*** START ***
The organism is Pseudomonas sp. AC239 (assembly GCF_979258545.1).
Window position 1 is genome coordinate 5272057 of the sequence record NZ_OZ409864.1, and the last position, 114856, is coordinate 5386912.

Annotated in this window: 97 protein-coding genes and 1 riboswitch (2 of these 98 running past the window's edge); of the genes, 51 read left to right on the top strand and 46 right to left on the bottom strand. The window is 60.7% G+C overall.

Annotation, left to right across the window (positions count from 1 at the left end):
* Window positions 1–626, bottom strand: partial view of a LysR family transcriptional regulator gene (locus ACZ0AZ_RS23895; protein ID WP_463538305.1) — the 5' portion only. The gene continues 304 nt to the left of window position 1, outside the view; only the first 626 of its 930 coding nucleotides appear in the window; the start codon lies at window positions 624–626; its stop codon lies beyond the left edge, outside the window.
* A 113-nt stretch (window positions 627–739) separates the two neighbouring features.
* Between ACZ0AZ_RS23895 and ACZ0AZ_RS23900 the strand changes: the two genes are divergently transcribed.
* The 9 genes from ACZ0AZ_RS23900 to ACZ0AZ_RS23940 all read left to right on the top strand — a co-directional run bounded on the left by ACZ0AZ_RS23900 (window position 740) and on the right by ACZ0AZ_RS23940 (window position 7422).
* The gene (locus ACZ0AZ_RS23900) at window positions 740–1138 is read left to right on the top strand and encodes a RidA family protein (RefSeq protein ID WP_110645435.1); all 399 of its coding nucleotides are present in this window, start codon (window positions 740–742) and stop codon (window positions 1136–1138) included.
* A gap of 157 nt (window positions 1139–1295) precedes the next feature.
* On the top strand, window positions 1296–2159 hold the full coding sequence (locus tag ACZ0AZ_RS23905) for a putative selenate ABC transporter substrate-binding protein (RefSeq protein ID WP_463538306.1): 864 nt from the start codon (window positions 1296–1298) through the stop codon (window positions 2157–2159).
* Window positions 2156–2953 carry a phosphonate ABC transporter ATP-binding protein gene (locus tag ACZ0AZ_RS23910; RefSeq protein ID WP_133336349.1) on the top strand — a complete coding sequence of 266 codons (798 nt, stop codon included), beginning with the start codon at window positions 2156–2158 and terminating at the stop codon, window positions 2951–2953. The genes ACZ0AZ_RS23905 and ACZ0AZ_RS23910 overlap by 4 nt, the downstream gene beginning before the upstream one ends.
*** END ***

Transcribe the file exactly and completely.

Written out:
The organism is Pseudomonas sp. AC239 (assembly GCF_979258545.1).
Window position 1 is genome coordinate 5272057 of the sequence record NZ_OZ409864.1, and the last position, 114856, is coordinate 5386912.

Annotated in this window: 97 protein-coding genes and 1 riboswitch (2 of these 98 running past the window's edge); of the genes, 51 read left to right on the top strand and 46 right to left on the bottom strand. The window is 60.7% G+C overall.

Annotation, left to right across the window (positions count from 1 at the left end):
* Window positions 1–626, bottom strand: partial view of a LysR family transcriptional regulator gene (locus ACZ0AZ_RS23895; protein ID WP_463538305.1) — the 5' portion only. The gene continues 304 nt to the left of window position 1, outside the view; only the first 626 of its 930 coding nucleotides appear in the window; the start codon lies at window positions 624–626; its stop codon lies beyond the left edge, outside the window.
* A 113-nt stretch (window positions 627–739) separates the two neighbouring features.
* Between ACZ0AZ_RS23895 and ACZ0AZ_RS23900 the strand changes: the two genes are divergently transcribed.
* The 9 genes from ACZ0AZ_RS23900 to ACZ0AZ_RS23940 all read left to right on the top strand — a co-directional run bounded on the left by ACZ0AZ_RS23900 (window position 740) and on the right by ACZ0AZ_RS23940 (window position 7422).
* The gene (locus ACZ0AZ_RS23900) at window positions 740–1138 is read left to right on the top strand and encodes a RidA family protein (RefSeq protein ID WP_110645435.1); all 399 of its coding nucleotides are present in this window, start codon (window positions 740–742) and stop codon (window positions 1136–1138) included.
* A gap of 157 nt (window positions 1139–1295) precedes the next feature.
* On the top strand, window positions 1296–2159 hold the full coding sequence (locus tag ACZ0AZ_RS23905) for a putative selenate ABC transporter substrate-binding protein (RefSeq protein ID WP_463538306.1): 864 nt from the start codon (window positions 1296–1298) through the stop codon (window positions 2157–2159).
* Window positions 2156–2953 carry a phosphonate ABC transporter ATP-binding protein gene (locus tag ACZ0AZ_RS23910; RefSeq protein ID WP_133336349.1) on the top strand — a complete coding sequence of 266 codons (798 nt, stop codon included), beginning with the start codon at window positions 2156–2158 and terminating at the stop codon, window positions 2951–2953. The genes ACZ0AZ_RS23905 and ACZ0AZ_RS23910 overlap by 4 nt, the downstream gene beginning before the upstream one ends.